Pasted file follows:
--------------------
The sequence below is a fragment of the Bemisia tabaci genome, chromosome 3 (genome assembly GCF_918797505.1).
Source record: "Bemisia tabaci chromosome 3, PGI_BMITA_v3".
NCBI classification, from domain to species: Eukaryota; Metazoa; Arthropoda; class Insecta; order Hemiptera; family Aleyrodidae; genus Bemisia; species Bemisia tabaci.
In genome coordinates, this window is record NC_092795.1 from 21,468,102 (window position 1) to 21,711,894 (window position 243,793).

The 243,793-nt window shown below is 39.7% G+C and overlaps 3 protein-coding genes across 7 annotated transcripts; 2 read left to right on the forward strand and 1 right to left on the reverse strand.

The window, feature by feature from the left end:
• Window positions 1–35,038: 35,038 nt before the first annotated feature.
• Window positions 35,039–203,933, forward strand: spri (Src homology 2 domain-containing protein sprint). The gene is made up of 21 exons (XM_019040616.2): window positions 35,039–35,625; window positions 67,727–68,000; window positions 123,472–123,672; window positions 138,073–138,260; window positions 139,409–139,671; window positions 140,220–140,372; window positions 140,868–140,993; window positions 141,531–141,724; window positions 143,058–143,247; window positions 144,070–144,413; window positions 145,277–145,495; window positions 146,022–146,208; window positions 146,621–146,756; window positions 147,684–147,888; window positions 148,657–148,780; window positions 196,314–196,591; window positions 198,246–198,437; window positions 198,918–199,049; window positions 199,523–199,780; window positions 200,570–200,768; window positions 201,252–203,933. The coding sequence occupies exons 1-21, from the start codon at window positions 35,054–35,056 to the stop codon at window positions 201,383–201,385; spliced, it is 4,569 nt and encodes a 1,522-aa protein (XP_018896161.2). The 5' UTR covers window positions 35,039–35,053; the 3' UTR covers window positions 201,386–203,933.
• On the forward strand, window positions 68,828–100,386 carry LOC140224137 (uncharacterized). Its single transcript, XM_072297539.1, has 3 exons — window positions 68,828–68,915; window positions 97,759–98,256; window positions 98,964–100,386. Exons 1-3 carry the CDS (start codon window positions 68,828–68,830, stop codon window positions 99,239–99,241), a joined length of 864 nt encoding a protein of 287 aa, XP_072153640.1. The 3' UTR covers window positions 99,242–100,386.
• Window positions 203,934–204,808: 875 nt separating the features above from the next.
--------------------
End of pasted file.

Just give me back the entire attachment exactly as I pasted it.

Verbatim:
The sequence below is a fragment of the Bemisia tabaci genome, chromosome 3 (genome assembly GCF_918797505.1).
Source record: "Bemisia tabaci chromosome 3, PGI_BMITA_v3".
NCBI classification, from domain to species: Eukaryota; Metazoa; Arthropoda; class Insecta; order Hemiptera; family Aleyrodidae; genus Bemisia; species Bemisia tabaci.
In genome coordinates, this window is record NC_092795.1 from 21,468,102 (window position 1) to 21,711,894 (window position 243,793).

The 243,793-nt window shown below is 39.7% G+C and overlaps 3 protein-coding genes across 7 annotated transcripts; 2 read left to right on the forward strand and 1 right to left on the reverse strand.

The window, feature by feature from the left end:
• Window positions 1–35,038: 35,038 nt before the first annotated feature.
• Window positions 35,039–203,933, forward strand: spri (Src homology 2 domain-containing protein sprint). The gene is made up of 21 exons (XM_019040616.2): window positions 35,039–35,625; window positions 67,727–68,000; window positions 123,472–123,672; window positions 138,073–138,260; window positions 139,409–139,671; window positions 140,220–140,372; window positions 140,868–140,993; window positions 141,531–141,724; window positions 143,058–143,247; window positions 144,070–144,413; window positions 145,277–145,495; window positions 146,022–146,208; window positions 146,621–146,756; window positions 147,684–147,888; window positions 148,657–148,780; window positions 196,314–196,591; window positions 198,246–198,437; window positions 198,918–199,049; window positions 199,523–199,780; window positions 200,570–200,768; window positions 201,252–203,933. The coding sequence occupies exons 1-21, from the start codon at window positions 35,054–35,056 to the stop codon at window positions 201,383–201,385; spliced, it is 4,569 nt and encodes a 1,522-aa protein (XP_018896161.2). The 5' UTR covers window positions 35,039–35,053; the 3' UTR covers window positions 201,386–203,933.
• On the forward strand, window positions 68,828–100,386 carry LOC140224137 (uncharacterized). Its single transcript, XM_072297539.1, has 3 exons — window positions 68,828–68,915; window positions 97,759–98,256; window positions 98,964–100,386. Exons 1-3 carry the CDS (start codon window positions 68,828–68,830, stop codon window positions 99,239–99,241), a joined length of 864 nt encoding a protein of 287 aa, XP_072153640.1. The 3' UTR covers window positions 99,242–100,386.
• Window positions 203,934–204,808: 875 nt separating the features above from the next.